Alanine Scanning Effects on the Biochemical and Biophysical Properties of Intrinsically Disordered Proteins: A Case Study of the Histidine to Alanine Mutations in Amyloid-β42

Document Type


Publication Date



Aggregation, Chemical Structure, Diseases and Disorders, Genetics, Peptides and Proteins

Digital Object Identifier (DOI)



Alanine scanning is a tool in molecular biology that is commonly used to evaluate the contribution of a specific amino acid residue to the stability and function of a protein. Additionally, this tool is also used to understand whether the side chain of a specific amino acid residue plays a role in the protein’s bioactivity. Furthermore, computational alanine scanning methods are utilized to predict the thermodynamic properties of proteins. These studies are utilized with the assumption that the biochemical and biophysical properties of a protein do not change with alanine scanning. Our study was dedicated to analyze the effect of alanine scanning on the biochemical and biophysical properties of intrinsically disordered proteins. To this end, we studied the impact of widely used histidine to alanine mutations in amyloid-β (Aβ). We found that the secondary and tertiary contacts, salt bridge formations, and thermodynamic properties, as well as disorder propensities and aggregation predisposition of Aβ, are impacted by the single and triple point histidine to alanine mutations. Experimental and computational studies employing the alanine scanning technique for mutating histidine to alanine in the analysis of intrinsically disordered proteins have to consider these effects.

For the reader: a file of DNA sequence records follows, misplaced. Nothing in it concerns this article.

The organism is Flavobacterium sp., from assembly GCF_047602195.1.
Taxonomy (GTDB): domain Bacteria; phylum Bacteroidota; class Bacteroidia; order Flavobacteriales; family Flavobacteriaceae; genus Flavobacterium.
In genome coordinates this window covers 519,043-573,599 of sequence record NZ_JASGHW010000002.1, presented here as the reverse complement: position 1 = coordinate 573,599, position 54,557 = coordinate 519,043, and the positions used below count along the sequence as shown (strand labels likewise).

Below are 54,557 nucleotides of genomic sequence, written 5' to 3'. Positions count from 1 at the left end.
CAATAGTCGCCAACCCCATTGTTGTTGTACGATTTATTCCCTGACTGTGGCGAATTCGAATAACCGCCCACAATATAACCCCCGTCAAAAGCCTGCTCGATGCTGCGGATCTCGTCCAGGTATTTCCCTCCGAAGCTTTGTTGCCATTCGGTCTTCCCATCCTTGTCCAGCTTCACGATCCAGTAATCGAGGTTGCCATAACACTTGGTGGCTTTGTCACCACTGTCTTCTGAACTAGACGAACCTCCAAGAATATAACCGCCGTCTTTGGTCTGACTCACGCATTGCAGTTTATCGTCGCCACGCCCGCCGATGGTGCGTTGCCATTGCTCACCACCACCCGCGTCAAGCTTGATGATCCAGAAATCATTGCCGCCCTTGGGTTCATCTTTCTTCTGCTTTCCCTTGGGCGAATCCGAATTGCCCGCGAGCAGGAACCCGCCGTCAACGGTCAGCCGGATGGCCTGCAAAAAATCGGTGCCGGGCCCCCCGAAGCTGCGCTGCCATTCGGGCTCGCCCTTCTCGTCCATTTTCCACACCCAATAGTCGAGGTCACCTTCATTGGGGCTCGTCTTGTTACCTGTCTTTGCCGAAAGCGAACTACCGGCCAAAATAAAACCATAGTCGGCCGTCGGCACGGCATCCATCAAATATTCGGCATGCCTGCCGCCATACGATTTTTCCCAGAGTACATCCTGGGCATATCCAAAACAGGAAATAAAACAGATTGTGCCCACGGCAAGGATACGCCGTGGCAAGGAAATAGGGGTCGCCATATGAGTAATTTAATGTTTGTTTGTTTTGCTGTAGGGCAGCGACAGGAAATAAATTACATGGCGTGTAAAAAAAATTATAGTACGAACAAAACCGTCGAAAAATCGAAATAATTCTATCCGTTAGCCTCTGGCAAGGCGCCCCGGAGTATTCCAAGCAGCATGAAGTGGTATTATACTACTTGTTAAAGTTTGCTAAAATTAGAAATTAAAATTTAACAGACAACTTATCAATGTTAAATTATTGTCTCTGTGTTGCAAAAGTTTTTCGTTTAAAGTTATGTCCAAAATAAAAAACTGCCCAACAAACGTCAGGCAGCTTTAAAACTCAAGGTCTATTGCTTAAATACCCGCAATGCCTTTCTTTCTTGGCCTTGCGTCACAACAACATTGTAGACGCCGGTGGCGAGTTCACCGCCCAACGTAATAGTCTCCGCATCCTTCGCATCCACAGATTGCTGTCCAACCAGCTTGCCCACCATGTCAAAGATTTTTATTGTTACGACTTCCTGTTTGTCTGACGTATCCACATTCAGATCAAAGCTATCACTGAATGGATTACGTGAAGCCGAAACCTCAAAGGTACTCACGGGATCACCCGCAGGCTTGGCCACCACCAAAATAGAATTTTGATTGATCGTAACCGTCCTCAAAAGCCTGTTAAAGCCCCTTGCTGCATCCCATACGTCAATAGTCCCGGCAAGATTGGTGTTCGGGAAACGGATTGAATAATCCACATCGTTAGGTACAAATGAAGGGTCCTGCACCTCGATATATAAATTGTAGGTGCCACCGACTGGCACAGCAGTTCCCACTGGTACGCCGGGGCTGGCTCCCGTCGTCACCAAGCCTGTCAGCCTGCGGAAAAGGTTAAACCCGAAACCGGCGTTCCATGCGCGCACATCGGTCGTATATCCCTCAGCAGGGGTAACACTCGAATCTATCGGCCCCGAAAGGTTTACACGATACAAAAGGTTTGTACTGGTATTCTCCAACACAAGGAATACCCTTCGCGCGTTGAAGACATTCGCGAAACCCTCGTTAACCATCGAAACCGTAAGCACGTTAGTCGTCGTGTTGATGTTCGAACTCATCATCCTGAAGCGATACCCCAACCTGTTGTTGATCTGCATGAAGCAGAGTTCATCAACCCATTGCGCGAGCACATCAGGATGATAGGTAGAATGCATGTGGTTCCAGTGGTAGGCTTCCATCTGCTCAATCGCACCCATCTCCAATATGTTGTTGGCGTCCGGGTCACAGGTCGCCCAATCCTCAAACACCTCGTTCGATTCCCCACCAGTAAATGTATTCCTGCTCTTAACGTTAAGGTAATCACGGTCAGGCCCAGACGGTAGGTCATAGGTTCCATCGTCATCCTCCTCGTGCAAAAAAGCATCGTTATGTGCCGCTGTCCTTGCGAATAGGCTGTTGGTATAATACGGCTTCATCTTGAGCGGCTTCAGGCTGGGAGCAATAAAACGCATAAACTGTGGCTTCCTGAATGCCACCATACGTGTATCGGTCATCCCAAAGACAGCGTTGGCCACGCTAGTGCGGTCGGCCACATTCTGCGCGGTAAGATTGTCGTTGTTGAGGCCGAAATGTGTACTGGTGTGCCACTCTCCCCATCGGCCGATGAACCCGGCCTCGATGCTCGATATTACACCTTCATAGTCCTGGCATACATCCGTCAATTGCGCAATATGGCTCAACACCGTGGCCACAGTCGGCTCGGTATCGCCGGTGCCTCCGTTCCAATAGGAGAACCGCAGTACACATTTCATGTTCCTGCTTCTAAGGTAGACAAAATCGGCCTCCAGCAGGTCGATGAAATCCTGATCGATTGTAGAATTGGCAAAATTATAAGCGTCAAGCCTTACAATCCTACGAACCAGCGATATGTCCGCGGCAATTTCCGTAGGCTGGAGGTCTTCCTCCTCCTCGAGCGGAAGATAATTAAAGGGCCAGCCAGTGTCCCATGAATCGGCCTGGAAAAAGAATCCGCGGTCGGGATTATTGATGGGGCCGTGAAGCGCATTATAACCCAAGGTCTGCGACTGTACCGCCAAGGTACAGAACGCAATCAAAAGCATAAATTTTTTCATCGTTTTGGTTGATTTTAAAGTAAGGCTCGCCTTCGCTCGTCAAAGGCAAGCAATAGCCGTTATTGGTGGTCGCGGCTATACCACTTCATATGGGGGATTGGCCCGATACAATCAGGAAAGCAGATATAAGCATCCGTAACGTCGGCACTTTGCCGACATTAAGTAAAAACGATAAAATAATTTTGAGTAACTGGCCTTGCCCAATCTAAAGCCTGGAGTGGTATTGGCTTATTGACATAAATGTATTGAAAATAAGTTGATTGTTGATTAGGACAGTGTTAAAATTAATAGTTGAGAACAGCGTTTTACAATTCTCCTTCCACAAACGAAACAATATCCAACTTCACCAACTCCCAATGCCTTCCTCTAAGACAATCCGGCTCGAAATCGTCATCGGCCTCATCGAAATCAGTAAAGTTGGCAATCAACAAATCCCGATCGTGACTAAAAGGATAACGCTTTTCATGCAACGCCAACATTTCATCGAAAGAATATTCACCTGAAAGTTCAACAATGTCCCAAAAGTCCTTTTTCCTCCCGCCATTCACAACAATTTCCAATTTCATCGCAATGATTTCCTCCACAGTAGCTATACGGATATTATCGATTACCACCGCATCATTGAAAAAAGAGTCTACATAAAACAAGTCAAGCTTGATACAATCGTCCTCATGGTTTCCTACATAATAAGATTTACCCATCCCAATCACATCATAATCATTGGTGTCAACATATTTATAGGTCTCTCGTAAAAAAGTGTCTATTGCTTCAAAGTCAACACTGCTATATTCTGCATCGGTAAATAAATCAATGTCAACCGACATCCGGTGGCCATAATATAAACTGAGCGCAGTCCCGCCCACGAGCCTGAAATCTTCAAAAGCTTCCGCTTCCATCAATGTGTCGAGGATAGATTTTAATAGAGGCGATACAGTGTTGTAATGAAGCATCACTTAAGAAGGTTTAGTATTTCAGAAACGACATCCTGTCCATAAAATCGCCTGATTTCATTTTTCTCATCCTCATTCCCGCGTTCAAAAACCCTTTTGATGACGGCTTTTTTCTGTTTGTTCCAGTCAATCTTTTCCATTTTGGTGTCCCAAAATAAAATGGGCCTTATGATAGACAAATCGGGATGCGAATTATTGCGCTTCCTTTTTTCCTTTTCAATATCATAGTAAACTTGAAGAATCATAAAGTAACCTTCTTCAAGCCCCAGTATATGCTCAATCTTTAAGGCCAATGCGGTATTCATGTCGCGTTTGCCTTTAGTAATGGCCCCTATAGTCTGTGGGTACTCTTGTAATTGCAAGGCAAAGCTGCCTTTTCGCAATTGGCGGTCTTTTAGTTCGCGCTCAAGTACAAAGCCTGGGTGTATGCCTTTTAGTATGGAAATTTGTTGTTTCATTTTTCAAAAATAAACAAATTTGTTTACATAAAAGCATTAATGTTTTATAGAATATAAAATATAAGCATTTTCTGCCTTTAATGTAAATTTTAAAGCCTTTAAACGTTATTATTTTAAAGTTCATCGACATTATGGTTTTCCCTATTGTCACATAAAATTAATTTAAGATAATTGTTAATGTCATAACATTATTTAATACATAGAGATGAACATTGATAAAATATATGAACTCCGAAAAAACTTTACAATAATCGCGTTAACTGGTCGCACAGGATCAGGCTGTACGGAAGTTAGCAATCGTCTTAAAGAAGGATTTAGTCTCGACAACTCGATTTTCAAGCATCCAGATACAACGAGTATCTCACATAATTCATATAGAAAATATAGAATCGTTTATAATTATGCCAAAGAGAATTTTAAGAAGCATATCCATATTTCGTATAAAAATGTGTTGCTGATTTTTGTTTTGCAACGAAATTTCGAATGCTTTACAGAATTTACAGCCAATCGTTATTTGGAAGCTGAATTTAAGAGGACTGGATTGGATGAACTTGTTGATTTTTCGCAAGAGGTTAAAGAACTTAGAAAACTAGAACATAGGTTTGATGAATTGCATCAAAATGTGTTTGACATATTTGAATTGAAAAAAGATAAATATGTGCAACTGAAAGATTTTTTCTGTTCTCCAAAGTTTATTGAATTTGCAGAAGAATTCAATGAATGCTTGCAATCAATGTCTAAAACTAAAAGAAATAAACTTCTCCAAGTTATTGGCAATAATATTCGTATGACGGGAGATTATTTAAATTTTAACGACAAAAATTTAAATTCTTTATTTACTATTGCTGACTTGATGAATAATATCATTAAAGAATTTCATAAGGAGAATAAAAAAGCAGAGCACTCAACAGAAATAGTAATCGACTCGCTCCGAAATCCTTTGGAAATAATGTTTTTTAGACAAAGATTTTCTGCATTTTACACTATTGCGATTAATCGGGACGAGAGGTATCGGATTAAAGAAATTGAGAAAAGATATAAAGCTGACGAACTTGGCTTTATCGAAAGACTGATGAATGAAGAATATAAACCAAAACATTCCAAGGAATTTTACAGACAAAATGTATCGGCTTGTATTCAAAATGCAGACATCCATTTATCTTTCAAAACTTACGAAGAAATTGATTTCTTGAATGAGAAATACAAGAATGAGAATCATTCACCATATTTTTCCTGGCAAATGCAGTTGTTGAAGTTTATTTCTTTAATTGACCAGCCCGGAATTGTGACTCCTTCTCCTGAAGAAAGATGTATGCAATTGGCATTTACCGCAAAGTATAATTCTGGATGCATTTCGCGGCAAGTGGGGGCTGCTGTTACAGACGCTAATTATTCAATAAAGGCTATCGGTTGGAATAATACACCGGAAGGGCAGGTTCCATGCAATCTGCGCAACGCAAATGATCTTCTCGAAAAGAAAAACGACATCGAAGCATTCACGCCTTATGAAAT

Was this content written or created while at USF?


Citation / Publisher Attribution

Journal of Chemical Information Modeling, v. 59, issue 2, p. 871-884